I picked up Dava Sobel's book "Longitude" at the Age Action book sale held in the Atrium of NCI this week for €1. This must be one of the best €1 I have ever spent - it is an excellent book which I read in just two sittings. The book is short (175 pages) - and I was already familiar with the story of John Harrison and his efforts to win the Board of Longitude prize for solving the biggest problem on the 18th century - how to determine longitude at sea. See a summary in the article John Harrison and the Longitude problem on the British National Maritime Museum website. The story of John Harrison was also made into a two part film starring Jeremy Irons and the wonderful Michael Gambon as Harrison - this film is based on Sobel's book.
Sobel does a wonderful job of describing the problem of determining Longitude at sea. She describes the numerous efforts of many inventors to claim the £20,000 prize for a "Practicable and Useful" way to help navigators at sea figure out where they are. Harrison's rivalry with the Rev Maskelyne, and his difficulties with getting his time-pieces approved by the Board of Longitude are lovingly described by Sobel, who is clearly in awe of Harrison. It is well written and extremely easy to read - as she notes in the "Sources" section at the end - the book "is intended as a popular account, not a scholarly study".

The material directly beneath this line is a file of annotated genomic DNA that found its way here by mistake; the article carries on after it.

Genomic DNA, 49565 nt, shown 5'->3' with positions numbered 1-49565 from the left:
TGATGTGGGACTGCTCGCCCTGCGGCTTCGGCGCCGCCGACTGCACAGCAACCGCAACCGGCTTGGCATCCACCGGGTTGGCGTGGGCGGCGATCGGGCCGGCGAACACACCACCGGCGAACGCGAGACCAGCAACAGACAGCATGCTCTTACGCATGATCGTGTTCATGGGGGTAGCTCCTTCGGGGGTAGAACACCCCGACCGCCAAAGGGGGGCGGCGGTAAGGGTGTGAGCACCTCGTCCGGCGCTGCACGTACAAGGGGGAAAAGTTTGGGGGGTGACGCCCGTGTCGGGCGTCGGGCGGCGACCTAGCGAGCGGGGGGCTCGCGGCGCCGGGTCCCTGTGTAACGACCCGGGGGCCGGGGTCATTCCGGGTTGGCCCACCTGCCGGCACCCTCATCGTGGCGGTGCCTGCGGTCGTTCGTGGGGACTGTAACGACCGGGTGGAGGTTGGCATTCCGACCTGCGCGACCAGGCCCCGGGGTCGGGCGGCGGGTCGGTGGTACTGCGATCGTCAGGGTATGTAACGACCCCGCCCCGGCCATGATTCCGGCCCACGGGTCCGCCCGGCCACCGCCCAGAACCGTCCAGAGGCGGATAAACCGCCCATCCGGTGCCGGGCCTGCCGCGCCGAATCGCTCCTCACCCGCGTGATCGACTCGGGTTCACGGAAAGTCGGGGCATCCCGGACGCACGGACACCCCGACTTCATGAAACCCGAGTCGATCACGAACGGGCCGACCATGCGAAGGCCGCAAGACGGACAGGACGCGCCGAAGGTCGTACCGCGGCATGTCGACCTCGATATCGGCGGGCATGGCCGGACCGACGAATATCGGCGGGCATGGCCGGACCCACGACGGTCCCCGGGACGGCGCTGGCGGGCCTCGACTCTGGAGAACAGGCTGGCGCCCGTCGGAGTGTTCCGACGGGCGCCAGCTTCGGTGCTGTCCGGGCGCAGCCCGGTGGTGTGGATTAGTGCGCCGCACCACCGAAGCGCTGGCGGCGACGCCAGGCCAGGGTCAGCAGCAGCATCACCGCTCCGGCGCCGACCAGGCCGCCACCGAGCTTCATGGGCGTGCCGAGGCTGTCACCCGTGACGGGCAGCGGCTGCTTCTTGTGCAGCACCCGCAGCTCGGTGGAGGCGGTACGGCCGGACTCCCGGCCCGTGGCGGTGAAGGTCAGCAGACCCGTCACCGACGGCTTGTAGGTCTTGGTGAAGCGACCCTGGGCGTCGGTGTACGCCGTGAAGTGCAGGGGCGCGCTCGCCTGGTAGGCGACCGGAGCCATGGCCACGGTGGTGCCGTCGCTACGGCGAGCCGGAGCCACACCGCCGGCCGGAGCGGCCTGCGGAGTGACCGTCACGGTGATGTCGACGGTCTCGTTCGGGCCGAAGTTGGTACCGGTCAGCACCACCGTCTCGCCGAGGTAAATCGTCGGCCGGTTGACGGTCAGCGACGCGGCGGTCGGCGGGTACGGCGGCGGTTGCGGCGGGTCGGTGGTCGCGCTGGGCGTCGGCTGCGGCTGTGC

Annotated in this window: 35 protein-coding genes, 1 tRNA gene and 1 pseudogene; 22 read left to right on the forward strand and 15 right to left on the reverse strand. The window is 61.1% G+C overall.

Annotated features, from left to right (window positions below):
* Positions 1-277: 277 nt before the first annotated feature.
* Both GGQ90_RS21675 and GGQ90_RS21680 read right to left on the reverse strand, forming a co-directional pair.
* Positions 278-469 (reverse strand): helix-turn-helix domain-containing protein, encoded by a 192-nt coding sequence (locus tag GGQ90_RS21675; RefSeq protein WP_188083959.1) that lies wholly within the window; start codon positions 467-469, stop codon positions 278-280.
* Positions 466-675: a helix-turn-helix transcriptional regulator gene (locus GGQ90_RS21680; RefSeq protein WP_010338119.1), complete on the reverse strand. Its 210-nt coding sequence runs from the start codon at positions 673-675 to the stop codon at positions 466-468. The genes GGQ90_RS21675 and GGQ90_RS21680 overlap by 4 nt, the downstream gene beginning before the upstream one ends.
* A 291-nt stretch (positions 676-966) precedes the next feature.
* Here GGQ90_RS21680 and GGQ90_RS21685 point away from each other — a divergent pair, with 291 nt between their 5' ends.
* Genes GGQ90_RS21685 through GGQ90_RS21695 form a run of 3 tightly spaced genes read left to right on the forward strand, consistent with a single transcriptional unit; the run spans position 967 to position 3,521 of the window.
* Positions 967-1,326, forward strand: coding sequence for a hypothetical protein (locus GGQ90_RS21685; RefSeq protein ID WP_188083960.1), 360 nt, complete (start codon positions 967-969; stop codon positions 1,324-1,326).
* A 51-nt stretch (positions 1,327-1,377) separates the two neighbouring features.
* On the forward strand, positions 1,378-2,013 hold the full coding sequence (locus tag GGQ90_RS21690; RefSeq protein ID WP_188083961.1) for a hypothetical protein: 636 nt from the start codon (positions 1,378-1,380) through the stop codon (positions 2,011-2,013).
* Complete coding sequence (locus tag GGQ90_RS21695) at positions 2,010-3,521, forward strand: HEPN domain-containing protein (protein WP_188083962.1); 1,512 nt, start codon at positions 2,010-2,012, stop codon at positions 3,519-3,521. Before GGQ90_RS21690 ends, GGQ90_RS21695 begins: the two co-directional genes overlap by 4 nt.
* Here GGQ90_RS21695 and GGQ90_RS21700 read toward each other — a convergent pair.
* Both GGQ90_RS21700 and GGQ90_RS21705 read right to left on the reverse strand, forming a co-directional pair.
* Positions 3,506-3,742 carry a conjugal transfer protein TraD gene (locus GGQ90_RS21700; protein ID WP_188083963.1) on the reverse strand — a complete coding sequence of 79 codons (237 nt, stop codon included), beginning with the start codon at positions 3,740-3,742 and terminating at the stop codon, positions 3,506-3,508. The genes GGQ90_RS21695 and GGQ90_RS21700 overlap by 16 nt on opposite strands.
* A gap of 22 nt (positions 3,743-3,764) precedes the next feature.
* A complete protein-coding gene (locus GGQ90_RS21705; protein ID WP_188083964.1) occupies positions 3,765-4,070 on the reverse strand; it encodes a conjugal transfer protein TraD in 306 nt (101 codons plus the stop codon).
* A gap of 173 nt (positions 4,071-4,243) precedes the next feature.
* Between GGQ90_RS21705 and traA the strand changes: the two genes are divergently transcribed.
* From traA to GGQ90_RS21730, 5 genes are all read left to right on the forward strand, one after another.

Throughout the book I felt that I would have liked to have seen some diagrams of the insides of the H-1 to H-5 clocks and watches, and to better understand what some of the parts looked like. For example, it is only now (after finishing the book) that I found out what an "escapement" is - see a description in Wikipedia. I was constantly looking back at the (small) photographs inside the front cover as a reference point. As Sobel writes on her website "Roughly one-quarter of the many letters I received after the publication of Longitude complained that the book contained no pictures, maps or diagrams". This lead her to produce "The Illustrated Longitude" with William J.H. Andrewes. I must watch out for this.
This is a wonderful true story that anybody with even a passing interest in history and science will enjoy. Recommended.